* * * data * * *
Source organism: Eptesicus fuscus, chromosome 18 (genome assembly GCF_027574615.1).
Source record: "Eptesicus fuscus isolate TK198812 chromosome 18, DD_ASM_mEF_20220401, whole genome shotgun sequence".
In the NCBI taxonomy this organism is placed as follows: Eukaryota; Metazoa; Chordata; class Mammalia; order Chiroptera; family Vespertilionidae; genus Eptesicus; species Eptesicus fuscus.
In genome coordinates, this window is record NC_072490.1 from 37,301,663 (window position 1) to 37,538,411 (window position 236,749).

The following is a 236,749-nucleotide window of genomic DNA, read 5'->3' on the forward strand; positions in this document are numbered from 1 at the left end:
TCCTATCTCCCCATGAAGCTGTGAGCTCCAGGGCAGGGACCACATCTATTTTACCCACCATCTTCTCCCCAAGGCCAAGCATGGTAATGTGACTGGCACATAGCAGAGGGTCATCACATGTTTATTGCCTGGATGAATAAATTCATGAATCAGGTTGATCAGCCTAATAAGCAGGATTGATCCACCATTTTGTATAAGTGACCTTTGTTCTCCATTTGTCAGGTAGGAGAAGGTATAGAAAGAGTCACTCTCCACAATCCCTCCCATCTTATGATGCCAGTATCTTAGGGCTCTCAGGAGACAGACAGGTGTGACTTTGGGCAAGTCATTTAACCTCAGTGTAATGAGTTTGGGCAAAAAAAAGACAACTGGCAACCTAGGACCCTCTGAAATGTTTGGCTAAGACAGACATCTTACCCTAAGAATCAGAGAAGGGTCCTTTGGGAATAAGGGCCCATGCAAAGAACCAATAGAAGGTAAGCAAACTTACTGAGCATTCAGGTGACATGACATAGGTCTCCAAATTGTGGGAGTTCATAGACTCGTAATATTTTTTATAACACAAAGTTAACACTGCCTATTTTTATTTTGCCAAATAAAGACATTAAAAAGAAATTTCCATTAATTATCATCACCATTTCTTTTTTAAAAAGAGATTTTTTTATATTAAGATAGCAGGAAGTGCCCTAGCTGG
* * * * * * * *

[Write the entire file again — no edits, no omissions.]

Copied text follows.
Source organism: Eptesicus fuscus, chromosome 18 (genome assembly GCF_027574615.1).
Source record: "Eptesicus fuscus isolate TK198812 chromosome 18, DD_ASM_mEF_20220401, whole genome shotgun sequence".
In the NCBI taxonomy this organism is placed as follows: Eukaryota; Metazoa; Chordata; class Mammalia; order Chiroptera; family Vespertilionidae; genus Eptesicus; species Eptesicus fuscus.
In genome coordinates, this window is record NC_072490.1 from 37,301,663 (window position 1) to 37,538,411 (window position 236,749).

The following is a 236,749-nucleotide window of genomic DNA, read 5'->3' on the forward strand; positions in this document are numbered from 1 at the left end:
TCCTATCTCCCCATGAAGCTGTGAGCTCCAGGGCAGGGACCACATCTATTTTACCCACCATCTTCTCCCCAAGGCCAAGCATGGTAATGTGACTGGCACATAGCAGAGGGTCATCACATGTTTATTGCCTGGATGAATAAATTCATGAATCAGGTTGATCAGCCTAATAAGCAGGATTGATCCACCATTTTGTATAAGTGACCTTTGTTCTCCATTTGTCAGGTAGGAGAAGGTATAGAAAGAGTCACTCTCCACAATCCCTCCCATCTTATGATGCCAGTATCTTAGGGCTCTCAGGAGACAGACAGGTGTGACTTTGGGCAAGTCATTTAACCTCAGTGTAATGAGTTTGGGCAAAAAAAAGACAACTGGCAACCTAGGACCCTCTGAAATGTTTGGCTAAGACAGACATCTTACCCTAAGAATCAGAGAAGGGTCCTTTGGGAATAAGGGCCCATGCAAAGAACCAATAGAAGGTAAGCAAACTTACTGAGCATTCAGGTGACATGACATAGGTCTCCAAATTGTGGGAGTTCATAGACTCGTAATATTTTTTATAACACAAAGTTAACACTGCCTATTTTTATTTTGCCAAATAAAGACATTAAAAAGAAATTTCCATTAATTATCATCACCATTTCTTTTTTAAAAAGAGATTTTTTTATATTAAGATAGCAGGAAGTGCCCTAGCTGG